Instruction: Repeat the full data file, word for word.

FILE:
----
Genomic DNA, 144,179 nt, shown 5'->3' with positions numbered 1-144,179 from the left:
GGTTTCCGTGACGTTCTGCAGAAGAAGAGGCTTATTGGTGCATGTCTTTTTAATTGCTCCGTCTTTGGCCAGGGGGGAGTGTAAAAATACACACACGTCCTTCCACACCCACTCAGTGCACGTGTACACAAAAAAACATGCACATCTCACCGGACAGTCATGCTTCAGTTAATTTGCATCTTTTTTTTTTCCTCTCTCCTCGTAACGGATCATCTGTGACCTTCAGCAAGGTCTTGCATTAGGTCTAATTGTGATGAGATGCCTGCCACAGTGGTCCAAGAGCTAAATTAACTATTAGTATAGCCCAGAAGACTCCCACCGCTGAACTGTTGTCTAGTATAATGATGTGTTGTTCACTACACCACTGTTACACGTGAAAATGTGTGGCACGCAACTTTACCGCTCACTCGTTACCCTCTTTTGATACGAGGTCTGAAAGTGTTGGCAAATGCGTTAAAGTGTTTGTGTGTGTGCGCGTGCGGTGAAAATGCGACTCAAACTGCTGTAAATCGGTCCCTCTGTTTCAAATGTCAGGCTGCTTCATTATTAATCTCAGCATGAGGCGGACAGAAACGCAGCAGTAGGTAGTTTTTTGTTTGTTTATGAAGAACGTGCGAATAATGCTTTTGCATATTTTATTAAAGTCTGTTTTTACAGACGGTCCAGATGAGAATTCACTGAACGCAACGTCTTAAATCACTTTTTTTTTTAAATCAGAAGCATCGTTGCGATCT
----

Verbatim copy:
Genomic DNA, 144,179 nt, shown 5'->3' with positions numbered 1-144,179 from the left:
GGTTTCCGTGACGTTCTGCAGAAGAAGAGGCTTATTGGTGCATGTCTTTTTAATTGCTCCGTCTTTGGCCAGGGGGGAGTGTAAAAATACACACACGTCCTTCCACACCCACTCAGTGCACGTGTACACAAAAAAACATGCACATCTCACCGGACAGTCATGCTTCAGTTAATTTGCATCTTTTTTTTTTCCTCTCTCCTCGTAACGGATCATCTGTGACCTTCAGCAAGGTCTTGCATTAGGTCTAATTGTGATGAGATGCCTGCCACAGTGGTCCAAGAGCTAAATTAACTATTAGTATAGCCCAGAAGACTCCCACCGCTGAACTGTTGTCTAGTATAATGATGTGTTGTTCACTACACCACTGTTACACGTGAAAATGTGTGGCACGCAACTTTACCGCTCACTCGTTACCCTCTTTTGATACGAGGTCTGAAAGTGTTGGCAAATGCGTTAAAGTGTTTGTGTGTGTGCGCGTGCGGTGAAAATGCGACTCAAACTGCTGTAAATCGGTCCCTCTGTTTCAAATGTCAGGCTGCTTCATTATTAATCTCAGCATGAGGCGGACAGAAACGCAGCAGTAGGTAGTTTTTTGTTTGTTTATGAAGAACGTGCGAATAATGCTTTTGCATATTTTATTAAAGTCTGTTTTTACAGACGGTCCAGATGAGAATTCACTGAACGCAACGTCTTAAATCACTTTTTTTTTTAAATCAGAAGCATCGTTGCGATCT